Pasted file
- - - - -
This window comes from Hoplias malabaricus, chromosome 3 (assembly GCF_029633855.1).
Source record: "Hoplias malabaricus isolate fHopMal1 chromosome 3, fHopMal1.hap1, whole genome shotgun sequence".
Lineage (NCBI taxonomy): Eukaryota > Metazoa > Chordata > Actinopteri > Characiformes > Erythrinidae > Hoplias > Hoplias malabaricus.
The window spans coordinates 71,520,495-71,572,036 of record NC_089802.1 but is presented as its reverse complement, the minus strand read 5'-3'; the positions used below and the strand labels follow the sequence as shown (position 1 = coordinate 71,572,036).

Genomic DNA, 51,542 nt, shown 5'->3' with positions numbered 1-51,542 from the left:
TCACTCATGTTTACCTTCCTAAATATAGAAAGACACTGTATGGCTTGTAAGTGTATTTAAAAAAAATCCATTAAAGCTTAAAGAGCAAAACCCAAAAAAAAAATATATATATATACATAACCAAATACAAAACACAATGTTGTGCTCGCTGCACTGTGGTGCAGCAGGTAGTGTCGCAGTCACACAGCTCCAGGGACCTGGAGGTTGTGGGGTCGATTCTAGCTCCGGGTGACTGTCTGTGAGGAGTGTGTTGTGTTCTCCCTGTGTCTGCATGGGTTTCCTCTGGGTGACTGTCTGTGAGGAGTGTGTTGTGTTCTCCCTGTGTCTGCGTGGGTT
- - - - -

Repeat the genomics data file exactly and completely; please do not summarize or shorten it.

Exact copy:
This window comes from Hoplias malabaricus, chromosome 3 (assembly GCF_029633855.1).
Source record: "Hoplias malabaricus isolate fHopMal1 chromosome 3, fHopMal1.hap1, whole genome shotgun sequence".
Lineage (NCBI taxonomy): Eukaryota > Metazoa > Chordata > Actinopteri > Characiformes > Erythrinidae > Hoplias > Hoplias malabaricus.
The window spans coordinates 71,520,495-71,572,036 of record NC_089802.1 but is presented as its reverse complement, the minus strand read 5'-3'; the positions used below and the strand labels follow the sequence as shown (position 1 = coordinate 71,572,036).

Genomic DNA, 51,542 nt, shown 5'->3' with positions numbered 1-51,542 from the left:
TCACTCATGTTTACCTTCCTAAATATAGAAAGACACTGTATGGCTTGTAAGTGTATTTAAAAAAAATCCATTAAAGCTTAAAGAGCAAAACCCAAAAAAAAAATATATATATATACATAACCAAATACAAAACACAATGTTGTGCTCGCTGCACTGTGGTGCAGCAGGTAGTGTCGCAGTCACACAGCTCCAGGGACCTGGAGGTTGTGGGGTCGATTCTAGCTCCGGGTGACTGTCTGTGAGGAGTGTGTTGTGTTCTCCCTGTGTCTGCATGGGTTTCCTCTGGGTGACTGTCTGTGAGGAGTGTGTTGTGTTCTCCCTGTGTCTGCGTGGGTT